I have a great idea. For one week lets everyone be very very nice to everyone we meet, the other 51 weeks be yourself. If we all did this, we wont need any rules, with an exception Safey Rules of course.
I totally agree with all of you on the "Common Courtesy" issue, unfortunatley there is segement of the population who do not have a clue as to what common courtesy is. I think that the cruise lines should have some sort of program to educate passengers about the rules of etiquette. I know this will sound strange, but if the cruise lines posted the rules on the wall in the bathroom, it would get read.(who reads the stuff on the back of the cabin door, come on admit it!) or they could broadcast a program on the ship's cable tv channel, have a flyer handed to you upon arrival and check-in, or even post some sort of "rule for today" in the ship's daily bulletin. Then its up to the cruise line to enforce these rules.
This is a worthwhile thread and I've enjoyed reading everyone's response. Every once in a while there's a post that really makes you think.
We've become such a "me" oriented society, no one bothers to think about how his or her individual behavior may impact on others. Of those who do give it a thought, most do what they want anyway.
On cruiseships and elsewhere, there's a "rules are for everyone else but me " mentality that is pervasive. When standards are not maintained, it only re-enforces that mindset. Too bad.
Just got back from Crystal cruise, here are three instances I saw on board.
1. Young people (about college age) who laid down on the floor -in the Crystal Plaza -and went to sleep, just as they do in the airport. WHY! Why not go back to their cabin and sleep on their beds?
2. Similar group, went up to deck 11, where you can get "free" hamburgers, hot dogs and fries, then they brought these on plates DOWN to deck 5 to the Crystal Plaza and sat on the ornamental staircase to eat these goodies - even though there were tables and chairs available. in the area where they got them on deck 11. WHY bring them all the way down to sit on the stairs?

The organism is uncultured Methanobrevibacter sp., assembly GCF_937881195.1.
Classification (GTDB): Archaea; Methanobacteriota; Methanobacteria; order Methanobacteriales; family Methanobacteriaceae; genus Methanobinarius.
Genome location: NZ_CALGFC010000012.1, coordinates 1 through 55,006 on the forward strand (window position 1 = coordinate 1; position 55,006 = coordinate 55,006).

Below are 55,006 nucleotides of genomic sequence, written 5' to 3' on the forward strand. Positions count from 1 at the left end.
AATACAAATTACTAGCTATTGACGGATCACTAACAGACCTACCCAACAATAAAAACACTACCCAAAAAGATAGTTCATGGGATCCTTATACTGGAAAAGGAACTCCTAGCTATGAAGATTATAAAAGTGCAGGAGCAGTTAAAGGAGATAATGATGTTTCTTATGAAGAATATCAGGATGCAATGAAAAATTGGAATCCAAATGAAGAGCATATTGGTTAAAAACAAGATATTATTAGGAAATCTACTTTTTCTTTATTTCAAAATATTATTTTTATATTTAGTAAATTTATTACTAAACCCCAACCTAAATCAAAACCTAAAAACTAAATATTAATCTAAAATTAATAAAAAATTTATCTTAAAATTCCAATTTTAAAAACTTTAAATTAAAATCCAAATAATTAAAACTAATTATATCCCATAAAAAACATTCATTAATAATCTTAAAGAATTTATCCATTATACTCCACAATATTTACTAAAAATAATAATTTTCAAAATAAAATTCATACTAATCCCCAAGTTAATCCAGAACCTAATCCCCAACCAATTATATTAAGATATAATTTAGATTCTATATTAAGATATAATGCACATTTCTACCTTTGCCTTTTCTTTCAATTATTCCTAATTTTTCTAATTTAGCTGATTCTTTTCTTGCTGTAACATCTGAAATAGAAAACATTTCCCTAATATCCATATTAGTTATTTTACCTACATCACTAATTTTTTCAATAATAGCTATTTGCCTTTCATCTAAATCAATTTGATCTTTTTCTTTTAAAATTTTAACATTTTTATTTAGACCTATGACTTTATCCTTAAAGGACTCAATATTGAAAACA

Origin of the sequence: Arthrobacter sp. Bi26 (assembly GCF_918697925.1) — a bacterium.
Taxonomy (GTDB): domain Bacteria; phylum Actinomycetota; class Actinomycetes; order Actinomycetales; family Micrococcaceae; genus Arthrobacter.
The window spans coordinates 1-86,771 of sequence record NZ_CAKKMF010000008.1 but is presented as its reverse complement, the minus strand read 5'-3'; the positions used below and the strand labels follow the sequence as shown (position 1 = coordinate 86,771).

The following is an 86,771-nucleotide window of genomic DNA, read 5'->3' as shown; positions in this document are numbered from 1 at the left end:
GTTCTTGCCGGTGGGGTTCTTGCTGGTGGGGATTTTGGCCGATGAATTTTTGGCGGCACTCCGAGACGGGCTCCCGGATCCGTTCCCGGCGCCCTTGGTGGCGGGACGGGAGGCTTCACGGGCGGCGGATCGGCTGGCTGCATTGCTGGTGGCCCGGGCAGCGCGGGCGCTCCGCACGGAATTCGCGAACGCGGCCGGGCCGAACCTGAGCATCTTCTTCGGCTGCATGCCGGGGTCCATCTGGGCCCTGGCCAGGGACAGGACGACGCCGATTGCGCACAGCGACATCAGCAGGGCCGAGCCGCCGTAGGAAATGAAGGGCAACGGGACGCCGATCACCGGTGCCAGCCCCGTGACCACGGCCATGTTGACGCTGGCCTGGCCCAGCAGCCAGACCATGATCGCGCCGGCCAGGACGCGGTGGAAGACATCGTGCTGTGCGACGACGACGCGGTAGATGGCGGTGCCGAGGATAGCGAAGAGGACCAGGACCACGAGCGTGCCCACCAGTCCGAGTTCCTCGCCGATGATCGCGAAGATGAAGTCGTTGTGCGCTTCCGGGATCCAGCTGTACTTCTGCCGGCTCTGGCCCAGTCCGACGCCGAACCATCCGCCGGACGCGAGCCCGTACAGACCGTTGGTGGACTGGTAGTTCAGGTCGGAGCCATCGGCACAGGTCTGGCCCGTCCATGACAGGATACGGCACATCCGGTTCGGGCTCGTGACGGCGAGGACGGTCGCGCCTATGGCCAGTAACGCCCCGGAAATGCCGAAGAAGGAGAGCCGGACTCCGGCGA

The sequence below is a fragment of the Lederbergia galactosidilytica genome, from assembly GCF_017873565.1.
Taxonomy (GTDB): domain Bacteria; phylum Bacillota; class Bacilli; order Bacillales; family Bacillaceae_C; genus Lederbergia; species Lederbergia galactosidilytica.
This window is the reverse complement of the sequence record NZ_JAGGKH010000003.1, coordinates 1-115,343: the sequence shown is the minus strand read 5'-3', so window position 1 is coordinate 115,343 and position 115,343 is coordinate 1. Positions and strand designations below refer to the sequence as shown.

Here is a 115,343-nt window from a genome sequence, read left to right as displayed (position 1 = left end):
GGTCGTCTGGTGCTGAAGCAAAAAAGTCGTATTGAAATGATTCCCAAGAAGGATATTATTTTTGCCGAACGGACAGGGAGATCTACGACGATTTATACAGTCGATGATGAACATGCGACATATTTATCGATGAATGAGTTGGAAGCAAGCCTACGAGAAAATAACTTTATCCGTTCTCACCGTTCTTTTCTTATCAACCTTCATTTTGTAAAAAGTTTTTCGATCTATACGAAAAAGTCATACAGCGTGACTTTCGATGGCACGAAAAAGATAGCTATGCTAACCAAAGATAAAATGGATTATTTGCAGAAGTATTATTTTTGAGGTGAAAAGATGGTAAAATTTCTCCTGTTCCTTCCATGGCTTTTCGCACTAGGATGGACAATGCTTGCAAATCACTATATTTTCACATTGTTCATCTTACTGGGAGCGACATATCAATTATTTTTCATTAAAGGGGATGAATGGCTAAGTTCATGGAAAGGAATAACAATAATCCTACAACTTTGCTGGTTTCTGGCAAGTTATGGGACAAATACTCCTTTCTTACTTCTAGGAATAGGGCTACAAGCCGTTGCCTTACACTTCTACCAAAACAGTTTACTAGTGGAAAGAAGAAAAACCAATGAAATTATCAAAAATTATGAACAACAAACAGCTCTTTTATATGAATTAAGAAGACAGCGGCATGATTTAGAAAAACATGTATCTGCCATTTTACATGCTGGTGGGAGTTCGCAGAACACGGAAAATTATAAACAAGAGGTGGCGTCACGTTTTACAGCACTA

3. Several ladies who in spite of having TWO hair dryers in their cabins, came into lunch and dinner with their hair in rollers!
Obviously none of these people gave any thought to their actions.
It is sad to hear that one can't even escape that sort of crass rudeness by "upgrading" to one of the more expensive lines.
Crystal and the like had better be careful: classiness is one of their selling points. If they fail to maintain it they could wind up being perceived as part of the "great middle." If that happens, they've lost their marketing niche.
On my recent New Years cruise on (SS Norway) the night of the captains gala formal night I saw the most disgusting example of passengers dessing down in the dining room. As I looked around the dining room I saw(3 tables away) a family of four dressed as follows. The 40 something year old man had on a short ,short pair of well worn gym shorts, a budweiser tee shirt(dirty too), beach thongs and shoulder length hair that was not groomed nor had he shaved recently.(dont forget the tatoos all over his upper arms) .The woman(I assume wife)was also wearing beach thongs and a towel or coverup( I only wished she really had covered it all up). No makeup and hair that looked like a rats nest. To say she looked cheap would have been a compliment. The two kids also suffered with suitable clothing for a beer blast at a bikers convention at the beach. I could not imigine that the dining staff did not say anything to this group.....but they didn't. This family had no business being in the dining room.The announcements and daily newpaper all made mention of the nights dress code.......Its time to turn away people from the dining room that show total lack of respect for fellow cruisers enjoying a gala event.